I really enjoyed when Amber spoke about the importance of feedback – when to give it, how to give it, and why you should ask for it. She doesn’t follow the idea of annual or biannual reviews (thank goodness!) but instead shares six preferable times to give feedback with which I am completely on board. I remember having annual reviews at jobs in the past and they felt intimidating. Even when I knew I was doing well, I still worried that something may have gone wrong that I didn’t know about, and that the review wouldn’t be positive.

I probably had those worries based on the methods of providing feedback that many people employ. You know when someone talks about all of the good stuff and you’re just waiting for the “but”? Or when someone is talking to you about things as if they’re faults with you instead of faults in your work? Feedback is critical to providing valuable help, but it’s only worthwhile if the other person is receptive to the feedback you provide. Just as with everything else she shares, Amber gives tips on making feedback most effective and well-received.

Before she shares how to give feedback (in ways that resonate with me), Amber suggests that you also ask for feedback from your virtual assistant to build trust and create a culture of feedback and improvement. As a VA, this is big. I find that the clients who are open to feedback and improvement have been the ones with whom I work best. They recognize that I may have other things to bring to the table and could help them improve their processes, become more efficient and effective, and grow their businesses. In turn, I welcome their feedback as well because I know that it will help me to improve myself and help us both grow in our working relationship.

Overall Thoughts

When I anticipated taking “Fire Yourself: Delegate Your Way to Freedom and Success,” I wasn’t expecting anything revolutionary. As a seasoned virtual assistant/freelancer and former employee, I’ve been on the receiving end of delegation for most of my life (although one could argue that, even as a child and teenager with chores and responsibilities, I was the delegatee well before I was ever hired as an employee). Although I was right that the course wasn’t revolutionary for me, it was thought-provoking, outlined for impact, and filled with quotes, studies, and research to show that Amber L. Gray is an expert in the area. She has been on both sides of the delegation process and ensures that what she shares is to the ultimate benefit of both the delegator and delegatee.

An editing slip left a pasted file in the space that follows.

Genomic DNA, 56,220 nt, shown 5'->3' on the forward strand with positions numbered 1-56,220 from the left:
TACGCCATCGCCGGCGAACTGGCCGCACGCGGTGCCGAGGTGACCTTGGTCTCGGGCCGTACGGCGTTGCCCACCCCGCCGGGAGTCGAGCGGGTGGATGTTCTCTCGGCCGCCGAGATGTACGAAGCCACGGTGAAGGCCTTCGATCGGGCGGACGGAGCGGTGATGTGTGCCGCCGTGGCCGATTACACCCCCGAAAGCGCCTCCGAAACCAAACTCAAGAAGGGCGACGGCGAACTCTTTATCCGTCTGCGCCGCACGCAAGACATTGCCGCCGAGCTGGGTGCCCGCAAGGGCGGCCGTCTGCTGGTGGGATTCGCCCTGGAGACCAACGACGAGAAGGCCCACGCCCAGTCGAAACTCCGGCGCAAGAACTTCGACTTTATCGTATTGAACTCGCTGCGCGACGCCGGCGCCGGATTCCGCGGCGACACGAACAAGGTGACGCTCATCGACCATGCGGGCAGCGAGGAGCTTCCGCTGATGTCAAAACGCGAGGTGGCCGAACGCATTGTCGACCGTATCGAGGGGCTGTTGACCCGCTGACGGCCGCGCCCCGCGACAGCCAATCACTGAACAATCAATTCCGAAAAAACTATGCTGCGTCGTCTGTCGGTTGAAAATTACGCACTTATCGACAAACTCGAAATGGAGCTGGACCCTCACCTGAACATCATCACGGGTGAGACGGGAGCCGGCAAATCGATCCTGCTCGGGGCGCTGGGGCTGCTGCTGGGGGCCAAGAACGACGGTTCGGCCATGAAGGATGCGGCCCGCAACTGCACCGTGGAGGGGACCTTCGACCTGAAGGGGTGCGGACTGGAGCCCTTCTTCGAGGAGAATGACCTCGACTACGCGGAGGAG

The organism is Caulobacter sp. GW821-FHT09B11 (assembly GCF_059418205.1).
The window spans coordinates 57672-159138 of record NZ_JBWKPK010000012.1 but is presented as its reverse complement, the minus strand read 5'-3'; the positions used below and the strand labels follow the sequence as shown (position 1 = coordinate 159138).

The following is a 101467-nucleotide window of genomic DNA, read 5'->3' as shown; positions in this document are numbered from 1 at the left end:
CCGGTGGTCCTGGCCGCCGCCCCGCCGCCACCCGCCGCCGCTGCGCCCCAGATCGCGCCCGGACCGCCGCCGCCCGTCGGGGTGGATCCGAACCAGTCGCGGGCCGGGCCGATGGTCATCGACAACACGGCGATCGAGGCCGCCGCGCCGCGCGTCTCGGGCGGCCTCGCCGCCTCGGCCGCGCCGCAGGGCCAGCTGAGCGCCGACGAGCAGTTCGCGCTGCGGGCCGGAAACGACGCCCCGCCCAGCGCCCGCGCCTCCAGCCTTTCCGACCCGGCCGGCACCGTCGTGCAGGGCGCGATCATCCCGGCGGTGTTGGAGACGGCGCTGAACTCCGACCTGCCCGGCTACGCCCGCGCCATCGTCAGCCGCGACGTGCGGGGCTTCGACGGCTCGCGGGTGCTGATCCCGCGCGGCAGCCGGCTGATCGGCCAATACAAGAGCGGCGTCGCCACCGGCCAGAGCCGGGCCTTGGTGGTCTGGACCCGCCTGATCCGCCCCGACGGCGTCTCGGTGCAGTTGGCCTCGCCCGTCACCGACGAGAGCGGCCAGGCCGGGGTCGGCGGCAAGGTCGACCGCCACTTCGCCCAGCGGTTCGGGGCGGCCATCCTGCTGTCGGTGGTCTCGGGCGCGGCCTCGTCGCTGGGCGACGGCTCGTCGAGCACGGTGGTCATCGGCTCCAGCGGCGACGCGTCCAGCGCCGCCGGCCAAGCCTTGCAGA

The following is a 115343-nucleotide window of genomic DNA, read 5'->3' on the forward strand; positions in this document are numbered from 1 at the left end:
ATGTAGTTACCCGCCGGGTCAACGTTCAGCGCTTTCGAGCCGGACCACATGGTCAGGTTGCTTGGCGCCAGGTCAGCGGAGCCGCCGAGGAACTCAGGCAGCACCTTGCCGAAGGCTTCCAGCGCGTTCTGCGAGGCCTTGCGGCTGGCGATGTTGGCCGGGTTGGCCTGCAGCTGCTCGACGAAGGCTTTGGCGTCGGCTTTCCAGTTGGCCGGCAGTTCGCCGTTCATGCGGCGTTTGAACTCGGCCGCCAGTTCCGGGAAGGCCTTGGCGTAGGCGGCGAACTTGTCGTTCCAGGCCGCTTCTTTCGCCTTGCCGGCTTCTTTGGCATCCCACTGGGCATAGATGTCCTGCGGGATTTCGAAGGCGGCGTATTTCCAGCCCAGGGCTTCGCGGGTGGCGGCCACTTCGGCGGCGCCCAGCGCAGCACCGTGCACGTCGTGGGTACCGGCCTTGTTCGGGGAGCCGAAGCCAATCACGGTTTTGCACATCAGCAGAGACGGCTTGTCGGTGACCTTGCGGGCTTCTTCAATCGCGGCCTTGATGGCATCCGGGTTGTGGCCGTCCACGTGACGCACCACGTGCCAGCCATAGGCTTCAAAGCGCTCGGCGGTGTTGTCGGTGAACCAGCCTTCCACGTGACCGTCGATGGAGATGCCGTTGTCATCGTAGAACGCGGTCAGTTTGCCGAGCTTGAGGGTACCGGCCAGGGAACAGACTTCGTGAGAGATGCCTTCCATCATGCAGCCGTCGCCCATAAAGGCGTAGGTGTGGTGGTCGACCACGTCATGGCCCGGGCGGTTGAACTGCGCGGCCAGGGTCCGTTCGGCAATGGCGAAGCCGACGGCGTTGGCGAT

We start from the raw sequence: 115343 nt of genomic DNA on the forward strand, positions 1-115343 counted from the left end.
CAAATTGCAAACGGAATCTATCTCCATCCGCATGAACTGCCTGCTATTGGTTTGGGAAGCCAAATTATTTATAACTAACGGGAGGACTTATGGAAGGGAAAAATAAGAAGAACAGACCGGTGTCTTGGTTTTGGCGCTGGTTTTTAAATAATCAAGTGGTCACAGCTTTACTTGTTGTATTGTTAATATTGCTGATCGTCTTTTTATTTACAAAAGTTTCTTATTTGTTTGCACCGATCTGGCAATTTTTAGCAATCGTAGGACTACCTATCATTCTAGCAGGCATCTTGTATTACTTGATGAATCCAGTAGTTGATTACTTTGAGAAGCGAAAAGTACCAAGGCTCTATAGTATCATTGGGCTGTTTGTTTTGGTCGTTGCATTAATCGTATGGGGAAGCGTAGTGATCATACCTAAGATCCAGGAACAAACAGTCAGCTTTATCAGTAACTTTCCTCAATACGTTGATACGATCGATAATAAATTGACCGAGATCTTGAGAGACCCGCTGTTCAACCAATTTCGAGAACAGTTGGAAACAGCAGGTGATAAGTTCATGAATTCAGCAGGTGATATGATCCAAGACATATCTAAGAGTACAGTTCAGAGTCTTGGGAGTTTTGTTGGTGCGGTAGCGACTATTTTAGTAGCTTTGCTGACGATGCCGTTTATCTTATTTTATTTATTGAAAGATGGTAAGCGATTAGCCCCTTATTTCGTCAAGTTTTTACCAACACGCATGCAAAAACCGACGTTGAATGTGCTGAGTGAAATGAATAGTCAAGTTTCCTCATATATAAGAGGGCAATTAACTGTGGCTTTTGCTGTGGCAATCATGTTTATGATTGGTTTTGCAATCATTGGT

Can you get the information elsewhere? Probably. Would it be easy to gather the research and resources to learn everything that Amber shares in the course? Probably not… especially if you’re in the position of delegator since you likely wouldn’t have the time available to research delegation on top of all of your other responsibilities. Whether you are in a position to hire staff, freelancers, or work with an agency, such as Trusty Oak, or you are that staff person or freelancer, this course would be worthwhile for you.

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Kristen Rattanamongkhoune

Kristen has a natural aptitude for proofreading and has an inability to read without keying in on grammatical and spelling errors. She’s edited four books for publication and many blogs, emails, and social media posts for clients. She is trained in Pinterest strategy and management, enjoys content repurposing for social media, helping with website updates and design, and taking care of the small details. [more about Kristen]